Ames Laboratory researchers identify non-brittle intermetallics
To material scientists the phrase "ductile intermetallic compounds" has long been considered an oxymoron. Although these compounds possess chemical, physical, electrical, magnetic, and mechanical properties that are often superior to ordinary metals, their potential has gone untapped because they are typically quite brittle at room temperature. Until now.
Researchers at the U.S. Department of Energys Ames Laboratory at Iowa State University have discovered a number of rare earth intermetallic compounds that are ductile at room temperature. The discovery, announced in an article in the September issue of the journal Nature Materials, 2, PP 587-590, has the potential to make these promising materials more useful.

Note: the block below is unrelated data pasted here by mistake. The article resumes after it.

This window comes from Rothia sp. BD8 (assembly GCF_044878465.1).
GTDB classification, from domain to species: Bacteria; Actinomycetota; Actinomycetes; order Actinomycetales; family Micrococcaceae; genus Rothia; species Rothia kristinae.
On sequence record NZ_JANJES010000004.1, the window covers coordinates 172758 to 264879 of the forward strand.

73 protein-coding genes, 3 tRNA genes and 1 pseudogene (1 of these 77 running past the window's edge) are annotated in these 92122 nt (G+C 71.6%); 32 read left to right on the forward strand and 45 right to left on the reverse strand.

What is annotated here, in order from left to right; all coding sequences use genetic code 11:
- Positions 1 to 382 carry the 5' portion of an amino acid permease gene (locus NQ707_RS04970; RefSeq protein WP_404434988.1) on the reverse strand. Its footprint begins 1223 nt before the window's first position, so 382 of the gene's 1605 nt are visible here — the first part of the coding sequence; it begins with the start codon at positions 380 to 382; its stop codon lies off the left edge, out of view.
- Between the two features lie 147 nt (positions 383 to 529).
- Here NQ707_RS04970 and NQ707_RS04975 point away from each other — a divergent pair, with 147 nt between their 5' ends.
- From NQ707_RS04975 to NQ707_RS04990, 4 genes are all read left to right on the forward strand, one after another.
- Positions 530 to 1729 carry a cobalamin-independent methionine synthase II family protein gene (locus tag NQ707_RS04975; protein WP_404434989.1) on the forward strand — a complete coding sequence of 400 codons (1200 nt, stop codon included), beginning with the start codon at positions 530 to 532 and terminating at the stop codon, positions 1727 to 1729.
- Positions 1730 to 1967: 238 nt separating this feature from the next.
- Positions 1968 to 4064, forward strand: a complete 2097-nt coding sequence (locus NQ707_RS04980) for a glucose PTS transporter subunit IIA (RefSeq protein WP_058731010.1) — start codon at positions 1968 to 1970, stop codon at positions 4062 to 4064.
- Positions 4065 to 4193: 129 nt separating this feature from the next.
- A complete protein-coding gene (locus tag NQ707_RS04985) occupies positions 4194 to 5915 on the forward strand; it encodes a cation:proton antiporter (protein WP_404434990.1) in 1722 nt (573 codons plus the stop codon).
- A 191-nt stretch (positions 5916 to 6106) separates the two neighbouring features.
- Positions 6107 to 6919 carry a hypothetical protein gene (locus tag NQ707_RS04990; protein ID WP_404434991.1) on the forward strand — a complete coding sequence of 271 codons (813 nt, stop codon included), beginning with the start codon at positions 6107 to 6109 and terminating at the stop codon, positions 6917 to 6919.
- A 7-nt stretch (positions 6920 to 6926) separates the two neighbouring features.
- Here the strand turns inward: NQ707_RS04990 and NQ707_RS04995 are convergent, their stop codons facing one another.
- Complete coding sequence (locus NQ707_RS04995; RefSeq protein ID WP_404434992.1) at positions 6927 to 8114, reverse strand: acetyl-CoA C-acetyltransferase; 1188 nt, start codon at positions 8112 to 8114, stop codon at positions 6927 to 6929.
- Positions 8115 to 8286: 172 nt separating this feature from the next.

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Microprocessors based on atomically thin materials hold the promise of the evolution of traditional processors as well as new applications in the field of flexible electronics. Now, a TU Wien research team led by Thomas Müller has made a breakthrough in this field as part of an ongoing research project.
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